Archiver > GENEALOGY-DNA > 2005-06 > 1119701853

From: John Conley <>
Subject: Re: [DNA] "Indigenous, etc."
Date: Sat, 25 Jun 2005 08:17:33 -0400
References: <> <> <>
In-Reply-To: <>

Too bad my anthropoligist son couldn't wade into this. He feels this whole
area is 'weird science', and structures his work around communities rather
than genetics.

However, we did have a 4 hour discussion on 'native peoples', with my point
being that I am native somewhere, and that the bulk of our family were
involuntarily displaced from Scotland in favour of sheep.

Being a English/French bilingual family a discussion arose about the calling
of North American Amerindians "Les Sauvages". Note that the general
conclusion of linguists is that the word 'sauvage' is not translatable
directly to English, but denotes 'wild' or inhabitant of an inhospitable

Words mean different things to different people. In Canada we refer to the
First Nation Cree, or the Iriquois First Nation People. They are the ones
pushing this type of title.

Of course, they too have a settlement pattern, and as much as the Celts
ebbed and flowed through Europe, so did the North American first peoples,
fighting other tribes, taking their land, and moving from place to place.

The end result is that we are all descendants of some 'first nation' people,
somewhere, at some point.

It appears to me that what DNA studies will do is identify rough numbers of
groups that migrated from place to place in early years.

And perhaps, more importantly, it can eventually become a quick tool to
speed up the current research process, for the family histories that many of
us have contributed have become nothing but a cash cow for those who hold
our records in their vaults and sell volumes of data which may or may not be
totally meaningless to those who pay for it.

Once a person can find their family by using a quick internet search rather
than a subscription service we will all be better served.

________________________________end of that soapbox.

On 6/25/05, Peter A. Kincaid <> wrote:
> Well this subject is drifting to a rapid end. As noted
> below I said "most North Americans" not "all North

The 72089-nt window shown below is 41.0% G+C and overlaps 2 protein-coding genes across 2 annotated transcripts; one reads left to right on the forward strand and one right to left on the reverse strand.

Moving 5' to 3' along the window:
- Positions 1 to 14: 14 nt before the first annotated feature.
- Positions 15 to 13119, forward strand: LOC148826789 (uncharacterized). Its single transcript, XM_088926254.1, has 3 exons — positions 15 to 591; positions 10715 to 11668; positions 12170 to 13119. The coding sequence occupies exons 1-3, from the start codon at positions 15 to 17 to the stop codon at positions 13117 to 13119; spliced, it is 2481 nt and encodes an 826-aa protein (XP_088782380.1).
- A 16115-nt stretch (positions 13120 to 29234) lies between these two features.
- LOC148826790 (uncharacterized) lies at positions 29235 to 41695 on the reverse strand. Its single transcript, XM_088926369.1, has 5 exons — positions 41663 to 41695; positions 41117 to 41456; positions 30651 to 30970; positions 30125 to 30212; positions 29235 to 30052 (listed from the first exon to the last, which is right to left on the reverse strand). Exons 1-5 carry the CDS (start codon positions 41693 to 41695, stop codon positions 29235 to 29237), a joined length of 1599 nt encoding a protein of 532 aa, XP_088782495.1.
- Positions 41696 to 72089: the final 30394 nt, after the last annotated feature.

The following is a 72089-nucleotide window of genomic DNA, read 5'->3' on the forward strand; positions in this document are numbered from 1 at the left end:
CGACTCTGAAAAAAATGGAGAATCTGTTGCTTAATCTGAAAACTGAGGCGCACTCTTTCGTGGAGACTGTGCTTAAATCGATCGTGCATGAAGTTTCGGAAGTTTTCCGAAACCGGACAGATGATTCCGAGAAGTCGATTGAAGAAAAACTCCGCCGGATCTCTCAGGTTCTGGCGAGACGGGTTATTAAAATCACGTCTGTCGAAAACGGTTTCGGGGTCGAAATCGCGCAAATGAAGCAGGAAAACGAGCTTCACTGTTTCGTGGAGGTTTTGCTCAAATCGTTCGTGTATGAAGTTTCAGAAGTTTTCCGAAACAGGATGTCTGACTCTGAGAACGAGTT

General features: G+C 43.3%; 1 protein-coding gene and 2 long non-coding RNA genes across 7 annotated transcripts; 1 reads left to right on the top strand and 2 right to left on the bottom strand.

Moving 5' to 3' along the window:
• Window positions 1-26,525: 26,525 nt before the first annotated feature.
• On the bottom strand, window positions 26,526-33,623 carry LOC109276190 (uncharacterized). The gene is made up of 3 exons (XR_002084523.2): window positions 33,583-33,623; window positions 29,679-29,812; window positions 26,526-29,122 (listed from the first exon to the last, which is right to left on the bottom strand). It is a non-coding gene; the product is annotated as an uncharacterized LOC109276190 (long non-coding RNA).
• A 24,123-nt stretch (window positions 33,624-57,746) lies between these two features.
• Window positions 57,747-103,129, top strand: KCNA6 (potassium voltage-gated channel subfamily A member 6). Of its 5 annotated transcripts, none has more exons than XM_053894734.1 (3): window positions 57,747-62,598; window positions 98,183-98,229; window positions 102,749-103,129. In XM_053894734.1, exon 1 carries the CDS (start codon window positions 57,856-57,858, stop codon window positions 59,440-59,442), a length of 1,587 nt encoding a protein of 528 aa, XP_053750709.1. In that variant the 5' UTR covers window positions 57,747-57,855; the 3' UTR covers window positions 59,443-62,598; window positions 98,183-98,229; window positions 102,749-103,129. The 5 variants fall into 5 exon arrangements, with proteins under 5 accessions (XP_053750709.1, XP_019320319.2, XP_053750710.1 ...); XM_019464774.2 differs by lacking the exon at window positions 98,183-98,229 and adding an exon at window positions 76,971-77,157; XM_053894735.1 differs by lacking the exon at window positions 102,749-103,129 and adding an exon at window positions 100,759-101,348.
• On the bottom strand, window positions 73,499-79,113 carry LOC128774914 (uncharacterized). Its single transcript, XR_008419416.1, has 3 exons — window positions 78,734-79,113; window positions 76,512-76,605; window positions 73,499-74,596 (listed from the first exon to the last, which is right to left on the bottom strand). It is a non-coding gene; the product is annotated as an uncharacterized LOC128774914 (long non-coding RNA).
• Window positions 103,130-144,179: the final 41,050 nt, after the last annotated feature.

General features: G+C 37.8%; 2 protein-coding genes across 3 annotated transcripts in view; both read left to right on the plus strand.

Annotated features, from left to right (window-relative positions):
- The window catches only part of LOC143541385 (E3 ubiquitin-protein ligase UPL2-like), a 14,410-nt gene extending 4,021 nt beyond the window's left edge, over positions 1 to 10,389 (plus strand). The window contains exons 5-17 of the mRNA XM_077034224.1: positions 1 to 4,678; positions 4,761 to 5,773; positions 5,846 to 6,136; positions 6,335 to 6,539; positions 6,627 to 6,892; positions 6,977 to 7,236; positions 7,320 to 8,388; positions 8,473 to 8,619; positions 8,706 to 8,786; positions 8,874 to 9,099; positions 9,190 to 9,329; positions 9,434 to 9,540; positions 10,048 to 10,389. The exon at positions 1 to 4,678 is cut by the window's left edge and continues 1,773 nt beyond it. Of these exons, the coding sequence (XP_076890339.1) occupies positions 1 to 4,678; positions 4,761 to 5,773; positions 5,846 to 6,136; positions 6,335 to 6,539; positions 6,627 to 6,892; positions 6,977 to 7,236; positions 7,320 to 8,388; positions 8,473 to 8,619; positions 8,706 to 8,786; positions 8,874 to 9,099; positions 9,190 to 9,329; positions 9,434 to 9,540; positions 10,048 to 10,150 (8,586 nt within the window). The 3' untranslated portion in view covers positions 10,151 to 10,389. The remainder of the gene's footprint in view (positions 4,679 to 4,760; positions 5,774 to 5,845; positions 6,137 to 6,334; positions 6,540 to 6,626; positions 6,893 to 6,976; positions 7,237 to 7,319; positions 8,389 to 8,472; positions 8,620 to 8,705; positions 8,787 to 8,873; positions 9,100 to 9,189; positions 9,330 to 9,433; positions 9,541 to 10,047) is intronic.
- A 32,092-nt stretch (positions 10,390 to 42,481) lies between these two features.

> Americans" nor not "all North Americans of aboriginal/
> native/indigenous ancestry." I also said "the terms that
> represent the first settlers" which was not limited to the
> terms aboriginal/native/indigenous. I was stating that
> for the most part Indian is now seen as a derogatory
> term. These people never did have a connection to India
> and the focus now is to change this. In my neck of the
> woods the preferred terms appear to be "First nations" and
> "First people.". I do appreciate your comment that some
> still do like being called Indian.
> Best wishes!
> Peter
> At 01:12 AM 25/06/2005, you wrote:
> >Peter:
> >
> >I'll spare everyone a response to your last desparate post. However,
> >amid the obfuscation, you wrote:
> >
> >"Most North Americans are just getting around to the terms that
> >represent the first settlers here instead of using the now derogatory
> >term Indian."
> >
> >I have several American Indian friends and know many others. ALL of
> >them call themselves "Indians," by preference, and pretty much dislike
> >the term, "Native American." So, you might want to re-think this one,
> >too.
> >
> >Ray Whritenour
> >
> >
> >==============================
> >New! Family Tree Maker 2005. Build your tree and search for your
> ancestors
> >at the same time. Share your tree with family and friends. Learn more:
> >
> ==============================
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John Conley Sr.

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